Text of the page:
GROSSWENDT: I’ve always loved singing, for as long as I could remember, but I just kind of fell into the music when I was about 12 or 13 when I got hooked on a Jim Kweskin Jugband album and just about wore it out!  And then a couple of years later I started playing guitar and I discovered that I could learn to copy the noises that I heard on records and so Mississippi John Hurt’s album on Vanguard Today was just a tremendous, tremendous influence on me when I was about 13 or 14 years old. I learned a lot of guitar playing just from that album.

I’ve never taken formal lessons, I was just in a situation where I was lucky enough to hear a lot of great people play. I went to Tryworks Coffeehouse in New Bedford, which is sort of legendary, starting in 1968. And Maggi Peirce, who is a great singer from Belfast and has become a great storyteller, ran that. Most weeks it was just local acts, kids playing, but she started to bring in some wonderful traditional singers; Lou Killian, Norman Kennedy, and Helen Schneyer.

The last year I attending high school, in tenth grade, I was in DC at that point and I got to hear John Jackson several times, who was just a remarkable Piedmont Blues guitar player, from Virginia. And I also got to know this banjo player, Reed Martin, and I learned a lot of stuff from watching him play. He was kind enough to make me a reel to reel tape recording of a whole lot of tunes which became my bible for old-time banjo. But he also turned me on to Robert Johnson and around the same time I discovered Son House and Blind Blake, a great east coast guitar player, and a bunch of other Delta players including Charlie Patton who just was amazing.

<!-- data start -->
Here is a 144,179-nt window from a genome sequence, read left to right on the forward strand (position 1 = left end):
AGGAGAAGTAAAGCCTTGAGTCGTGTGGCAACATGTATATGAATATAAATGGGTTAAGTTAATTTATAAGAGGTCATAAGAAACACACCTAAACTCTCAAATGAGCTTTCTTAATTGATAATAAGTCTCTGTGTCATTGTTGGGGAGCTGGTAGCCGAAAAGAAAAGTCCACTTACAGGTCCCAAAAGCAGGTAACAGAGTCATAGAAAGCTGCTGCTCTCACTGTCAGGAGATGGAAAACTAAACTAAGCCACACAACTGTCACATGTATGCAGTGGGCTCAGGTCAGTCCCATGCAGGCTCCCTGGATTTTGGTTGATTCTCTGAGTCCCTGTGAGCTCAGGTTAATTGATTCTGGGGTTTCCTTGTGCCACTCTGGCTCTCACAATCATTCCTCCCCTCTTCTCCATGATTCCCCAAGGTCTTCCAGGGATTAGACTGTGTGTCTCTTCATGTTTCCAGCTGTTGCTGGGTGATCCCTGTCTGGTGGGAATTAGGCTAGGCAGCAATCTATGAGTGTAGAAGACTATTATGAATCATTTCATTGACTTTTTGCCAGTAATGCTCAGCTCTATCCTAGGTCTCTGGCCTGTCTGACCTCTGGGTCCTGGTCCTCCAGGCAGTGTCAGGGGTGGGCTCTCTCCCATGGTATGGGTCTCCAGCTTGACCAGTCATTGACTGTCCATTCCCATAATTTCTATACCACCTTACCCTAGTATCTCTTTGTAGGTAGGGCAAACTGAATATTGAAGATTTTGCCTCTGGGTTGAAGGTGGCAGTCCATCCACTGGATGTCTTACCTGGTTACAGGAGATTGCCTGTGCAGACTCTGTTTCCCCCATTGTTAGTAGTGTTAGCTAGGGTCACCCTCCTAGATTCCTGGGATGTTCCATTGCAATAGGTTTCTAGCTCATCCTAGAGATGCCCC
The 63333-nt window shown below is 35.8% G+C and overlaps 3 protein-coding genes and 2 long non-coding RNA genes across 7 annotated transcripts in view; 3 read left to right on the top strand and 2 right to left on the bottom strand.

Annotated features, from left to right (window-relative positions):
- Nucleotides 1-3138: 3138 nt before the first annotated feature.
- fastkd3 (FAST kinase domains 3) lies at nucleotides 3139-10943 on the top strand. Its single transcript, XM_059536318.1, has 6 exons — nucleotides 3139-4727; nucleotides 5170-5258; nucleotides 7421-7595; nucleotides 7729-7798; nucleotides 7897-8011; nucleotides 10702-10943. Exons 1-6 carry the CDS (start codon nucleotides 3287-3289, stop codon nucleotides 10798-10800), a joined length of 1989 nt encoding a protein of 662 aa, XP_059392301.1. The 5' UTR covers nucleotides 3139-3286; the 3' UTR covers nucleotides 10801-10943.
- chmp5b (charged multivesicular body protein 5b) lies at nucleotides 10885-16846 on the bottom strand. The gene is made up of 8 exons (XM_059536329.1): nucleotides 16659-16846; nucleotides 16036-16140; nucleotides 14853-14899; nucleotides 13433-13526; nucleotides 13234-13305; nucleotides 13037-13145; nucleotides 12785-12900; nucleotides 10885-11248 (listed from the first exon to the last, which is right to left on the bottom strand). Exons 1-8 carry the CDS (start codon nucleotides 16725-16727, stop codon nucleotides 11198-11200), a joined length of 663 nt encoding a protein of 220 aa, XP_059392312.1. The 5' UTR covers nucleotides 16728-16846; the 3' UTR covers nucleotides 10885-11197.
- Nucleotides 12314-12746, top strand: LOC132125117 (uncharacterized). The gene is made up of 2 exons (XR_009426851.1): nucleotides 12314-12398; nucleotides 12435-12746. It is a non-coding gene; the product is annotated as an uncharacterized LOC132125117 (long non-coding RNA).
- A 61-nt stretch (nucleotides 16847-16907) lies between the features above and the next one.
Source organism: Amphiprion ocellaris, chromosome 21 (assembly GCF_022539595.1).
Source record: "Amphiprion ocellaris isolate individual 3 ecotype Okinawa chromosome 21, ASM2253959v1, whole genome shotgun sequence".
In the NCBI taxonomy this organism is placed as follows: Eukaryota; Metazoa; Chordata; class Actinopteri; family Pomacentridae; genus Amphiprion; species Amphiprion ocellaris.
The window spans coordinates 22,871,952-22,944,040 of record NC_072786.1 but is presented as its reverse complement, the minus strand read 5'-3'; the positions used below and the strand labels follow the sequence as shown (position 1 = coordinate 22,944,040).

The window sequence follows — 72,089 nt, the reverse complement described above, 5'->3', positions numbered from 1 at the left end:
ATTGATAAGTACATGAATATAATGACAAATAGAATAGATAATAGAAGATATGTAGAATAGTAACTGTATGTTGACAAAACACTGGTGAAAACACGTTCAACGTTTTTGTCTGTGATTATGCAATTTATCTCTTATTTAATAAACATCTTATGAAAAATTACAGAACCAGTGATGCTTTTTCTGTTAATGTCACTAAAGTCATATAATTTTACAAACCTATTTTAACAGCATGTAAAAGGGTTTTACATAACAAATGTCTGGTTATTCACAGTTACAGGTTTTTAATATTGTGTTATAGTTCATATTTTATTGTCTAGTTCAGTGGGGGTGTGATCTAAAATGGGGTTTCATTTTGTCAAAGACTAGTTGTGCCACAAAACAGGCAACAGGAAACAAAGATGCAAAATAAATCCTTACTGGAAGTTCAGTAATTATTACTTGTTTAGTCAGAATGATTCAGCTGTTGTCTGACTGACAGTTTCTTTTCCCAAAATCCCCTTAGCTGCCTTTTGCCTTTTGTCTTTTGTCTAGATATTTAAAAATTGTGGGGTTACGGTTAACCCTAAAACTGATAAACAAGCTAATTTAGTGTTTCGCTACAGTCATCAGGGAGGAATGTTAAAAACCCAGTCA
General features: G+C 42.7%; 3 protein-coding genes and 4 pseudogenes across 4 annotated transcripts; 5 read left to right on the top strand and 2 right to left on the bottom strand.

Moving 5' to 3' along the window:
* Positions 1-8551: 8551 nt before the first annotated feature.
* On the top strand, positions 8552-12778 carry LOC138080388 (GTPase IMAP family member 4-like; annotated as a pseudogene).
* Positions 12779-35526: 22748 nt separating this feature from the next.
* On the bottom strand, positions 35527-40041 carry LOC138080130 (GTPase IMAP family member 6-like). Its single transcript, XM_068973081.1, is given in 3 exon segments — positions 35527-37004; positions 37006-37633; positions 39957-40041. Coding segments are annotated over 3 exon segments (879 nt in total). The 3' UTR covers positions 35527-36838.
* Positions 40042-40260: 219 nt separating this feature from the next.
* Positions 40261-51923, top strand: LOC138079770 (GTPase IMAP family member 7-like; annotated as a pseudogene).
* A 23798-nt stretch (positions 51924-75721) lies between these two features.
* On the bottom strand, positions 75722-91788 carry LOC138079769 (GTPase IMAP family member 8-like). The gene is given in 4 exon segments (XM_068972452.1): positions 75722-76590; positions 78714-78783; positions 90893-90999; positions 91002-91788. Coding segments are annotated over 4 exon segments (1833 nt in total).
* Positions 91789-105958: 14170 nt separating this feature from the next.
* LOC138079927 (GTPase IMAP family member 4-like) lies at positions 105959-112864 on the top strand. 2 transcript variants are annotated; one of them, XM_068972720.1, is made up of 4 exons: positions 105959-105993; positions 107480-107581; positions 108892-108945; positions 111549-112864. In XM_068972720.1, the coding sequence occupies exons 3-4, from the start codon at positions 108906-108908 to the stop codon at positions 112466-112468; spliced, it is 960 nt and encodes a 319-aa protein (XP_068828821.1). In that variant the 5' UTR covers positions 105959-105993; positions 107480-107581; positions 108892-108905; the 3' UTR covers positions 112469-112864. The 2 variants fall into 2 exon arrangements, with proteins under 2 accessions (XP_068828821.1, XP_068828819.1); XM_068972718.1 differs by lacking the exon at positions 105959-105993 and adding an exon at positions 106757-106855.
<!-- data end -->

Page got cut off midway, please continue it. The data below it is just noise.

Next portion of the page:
So that was all in my teens and from there I was just lucky enough to be around people who took me seriously and I was precocious enough on my instruments and I had a good enough sense of humor so that people took me under their wing.